Yes, Yost probably did what he did out of desperation, trying to salvage both his team’s season and his own skin. But whatever his motivations, he ceded some control of a task traditionally handled by the skipper exclusively, delegating it to (and collaborating with) a team of subject-matter specialists who were better equipped to weigh all the implications. Ideally, Yost would have embraced the benefits before his team struggled for several weeks, which might have made those struggles slightly less severe; there’s no need to wait until a roster is in extremis to seek out an edge. But his decision still sets an important public precedent. As baseball teams continue to become bigger businesses powered by bigger, better data, expect to see more and more managers asking for (and openly acknowledging) tactical input from upstairs.

Thanks to Colin Wyers for research assistance.

You need to be logged in to comment. Login or Subscribe
pobothecat
6/07
Nice article. I enjoyed this a lot. Tim McCarver was on Charlie Rose recently. Asked about "Money Ball", he immediately went to OBP and said something like, "The reason it doesn't work is that you get slow runners clogging the bases." The same kind of thinking that gives you Alcides Escobar in the two hole.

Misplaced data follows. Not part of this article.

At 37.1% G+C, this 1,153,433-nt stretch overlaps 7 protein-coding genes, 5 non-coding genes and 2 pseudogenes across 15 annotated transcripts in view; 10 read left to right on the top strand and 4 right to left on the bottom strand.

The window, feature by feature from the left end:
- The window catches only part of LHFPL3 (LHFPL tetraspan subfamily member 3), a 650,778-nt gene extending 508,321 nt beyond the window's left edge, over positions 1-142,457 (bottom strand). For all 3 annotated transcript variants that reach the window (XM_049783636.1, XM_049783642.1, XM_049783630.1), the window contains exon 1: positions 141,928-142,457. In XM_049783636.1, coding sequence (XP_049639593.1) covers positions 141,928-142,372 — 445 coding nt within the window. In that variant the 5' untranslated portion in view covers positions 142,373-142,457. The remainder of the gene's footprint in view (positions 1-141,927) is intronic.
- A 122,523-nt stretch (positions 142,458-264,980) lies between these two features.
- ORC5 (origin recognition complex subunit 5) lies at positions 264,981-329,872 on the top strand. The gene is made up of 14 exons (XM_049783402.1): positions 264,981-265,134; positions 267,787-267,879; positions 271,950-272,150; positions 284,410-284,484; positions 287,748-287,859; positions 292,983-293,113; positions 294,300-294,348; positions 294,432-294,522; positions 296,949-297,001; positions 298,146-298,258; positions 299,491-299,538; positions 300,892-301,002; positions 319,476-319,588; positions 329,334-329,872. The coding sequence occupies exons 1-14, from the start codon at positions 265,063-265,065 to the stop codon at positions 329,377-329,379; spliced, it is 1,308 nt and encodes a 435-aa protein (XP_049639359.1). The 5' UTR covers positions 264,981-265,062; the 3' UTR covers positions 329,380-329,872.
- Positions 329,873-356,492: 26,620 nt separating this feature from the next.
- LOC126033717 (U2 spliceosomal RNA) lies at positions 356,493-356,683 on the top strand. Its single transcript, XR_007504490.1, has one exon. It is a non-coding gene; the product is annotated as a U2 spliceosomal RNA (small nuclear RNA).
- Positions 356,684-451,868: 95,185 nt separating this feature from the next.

HPJoker
6/07
Ben Lindbergh 9-22 since the start of May
bornyank1
6/07
Right, fixed.
HPJoker
6/07
Also. "Getz" not "Gets"
HPJoker
6/07
Loved the article, Ben Lindbergh. Good to see someone smarting up, even if it's because he's desperate. Rany Jazayerli will be happy.
jivas21
6/07
The linked Kansas City Star article includes a quote that illustrates another reason why the evolutionary change will be slow: the players. When asked about the lineup switch, Eric Hosmer said: "I understand the role of a No. 2 hitter and I’ve hit there before." Eric Hosmer understands the *traditional* role of a #2 hitter, which is to hit behind the runner and execute other small-ball tactics. If Eric Hosmer changes his game simply because his manager puts him in the #2 hole, then some of the benefits of the change will be lost. This isn't to pick on Hosmer, but just to point out that the evolution towards optimal lineups will take more than front offices dictating strategy to the field managers. There's got to be a wider cultural shift within the game, which will take place over a more extended timeframe.
JoshC77
6/07
Excellent observation about Hosmer's mindset there. His job isn't to bunt the runner over or simply take pitches until the runner steals 2nd. His job is to hit the ball hard, whether it be a single, double, triple, or homerun (although drawing a walk is always an acceptable outcome as well). Nothing better at keeping an inning moving than getting on base.
timber
6/07